A loam soil is a mixture of sand, silt, and clay particles containing about 35-45 percent sand, 35-40 percent silt and 10-25 percent clay. Loams and fine sandy loams are often the best soil textures for agricultural soils. Sands cannot retain much water or supply many nutrients, but good aeration may allow roots to penetrate deeply. Clays have good water holding capacity and nutrient supplying ability, but root penetration may be limited by poor aeration. Silts are similar to clays in many respects.

Soil Texture

A person looking for land to grow grapes should obtain a soil map that shows soil texture in the various areas from the local soil conservation service or agriculture extension office. Another method of determining soil texture is to feel the moist soil : sand particles feel gritty, silt particles are smooth and slick, and clay particles are sticky and plastic. Commercial laboratories can accurately analyze the percentage of sand, silt, and clay, and a textural triangle can then be used to determine the textural type (Fig. 8-1). Thus a soil containing 3 percent clay, 42 percent silt, and 50 percent sand, found at point A on the textural triangle, would be considered a loam soil.

Loam and fine sandy loams are considered excellent texture, while sand, silt, and clay are often poor (Neja and Wildman, 1973). Coarse-textured sandy soils cannot hold as much water or supply it as rapidly to the vine as can the finer textured loams. As soil depth increases, however, the preference of loams over fine sands decreases. For example, a 6-ft (1.83 m) deep, fine sand can be equal or even superior to a 6-ft (1.83 m) deep loam soil.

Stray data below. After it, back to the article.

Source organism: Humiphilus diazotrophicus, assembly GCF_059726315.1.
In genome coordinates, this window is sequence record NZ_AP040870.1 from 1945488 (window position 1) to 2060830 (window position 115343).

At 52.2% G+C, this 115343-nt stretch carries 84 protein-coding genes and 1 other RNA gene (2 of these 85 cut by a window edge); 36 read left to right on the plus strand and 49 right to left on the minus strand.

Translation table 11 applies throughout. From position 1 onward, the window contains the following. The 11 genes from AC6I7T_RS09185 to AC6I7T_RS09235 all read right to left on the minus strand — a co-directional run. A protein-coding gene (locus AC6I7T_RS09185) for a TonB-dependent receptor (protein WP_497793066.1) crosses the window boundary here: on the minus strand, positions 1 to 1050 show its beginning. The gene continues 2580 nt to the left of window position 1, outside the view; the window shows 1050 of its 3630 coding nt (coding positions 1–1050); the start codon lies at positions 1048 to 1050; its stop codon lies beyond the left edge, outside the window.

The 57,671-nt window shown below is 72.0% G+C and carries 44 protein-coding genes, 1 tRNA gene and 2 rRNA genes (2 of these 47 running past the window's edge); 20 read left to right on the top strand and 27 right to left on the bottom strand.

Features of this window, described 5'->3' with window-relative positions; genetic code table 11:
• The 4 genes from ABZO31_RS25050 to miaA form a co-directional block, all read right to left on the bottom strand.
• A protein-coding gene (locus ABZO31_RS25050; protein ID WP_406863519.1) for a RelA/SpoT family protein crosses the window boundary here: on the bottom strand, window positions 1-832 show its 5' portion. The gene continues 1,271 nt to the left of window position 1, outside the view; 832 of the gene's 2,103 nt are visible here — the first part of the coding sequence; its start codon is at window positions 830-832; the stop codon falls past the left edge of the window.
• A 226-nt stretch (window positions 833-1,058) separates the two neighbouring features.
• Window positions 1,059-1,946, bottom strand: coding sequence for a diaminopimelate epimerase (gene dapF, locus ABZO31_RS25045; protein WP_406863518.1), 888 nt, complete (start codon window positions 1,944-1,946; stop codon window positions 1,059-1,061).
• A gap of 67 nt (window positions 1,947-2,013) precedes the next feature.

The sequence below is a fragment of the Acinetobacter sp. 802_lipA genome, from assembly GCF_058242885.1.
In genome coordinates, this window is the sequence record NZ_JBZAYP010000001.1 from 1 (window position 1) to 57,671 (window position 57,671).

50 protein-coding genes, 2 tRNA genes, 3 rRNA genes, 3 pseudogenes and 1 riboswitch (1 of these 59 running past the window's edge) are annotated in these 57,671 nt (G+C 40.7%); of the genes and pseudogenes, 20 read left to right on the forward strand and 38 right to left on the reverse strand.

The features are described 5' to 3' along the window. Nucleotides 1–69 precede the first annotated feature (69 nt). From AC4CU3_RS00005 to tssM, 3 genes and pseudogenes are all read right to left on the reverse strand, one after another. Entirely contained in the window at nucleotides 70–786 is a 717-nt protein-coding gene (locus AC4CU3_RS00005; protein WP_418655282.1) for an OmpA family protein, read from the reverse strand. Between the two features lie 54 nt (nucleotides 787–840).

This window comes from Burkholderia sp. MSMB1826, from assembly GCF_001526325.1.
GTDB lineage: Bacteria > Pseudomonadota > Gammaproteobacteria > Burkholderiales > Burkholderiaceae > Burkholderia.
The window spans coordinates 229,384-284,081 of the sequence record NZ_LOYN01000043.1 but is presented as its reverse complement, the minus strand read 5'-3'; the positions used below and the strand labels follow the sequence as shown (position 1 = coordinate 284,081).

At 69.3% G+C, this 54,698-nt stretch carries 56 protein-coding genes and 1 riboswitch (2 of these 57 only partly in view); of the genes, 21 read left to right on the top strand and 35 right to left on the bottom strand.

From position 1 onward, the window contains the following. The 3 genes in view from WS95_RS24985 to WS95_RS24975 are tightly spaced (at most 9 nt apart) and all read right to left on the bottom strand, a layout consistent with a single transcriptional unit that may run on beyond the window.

Soil Structure

Soil structure refers to the arrangement of soil particles into aggregates. Most crop soils have a compound structure in which the aggregates stick together. Good agricultural soil has a crumbly nature dependent upon the soil texture and presence of humus. Very wet or dry soils must not be cultivated, lest the structured be damaged. When wet soils are worked, dry clods form that are difficult to work into the soil. When soils are worked too dry, a powder is formed that causes crusting and sealing against water intake. Granular structure is poorer with increasing proportions of sand and decreasing organic matter.

Fine textured silts and clayey soils can sometimes limit the depth of rooting of irrigated grapes. Since shallow soils, say 30 inches (76.2 cm) deep, require frequent irrigation, a good irrigation setup is required.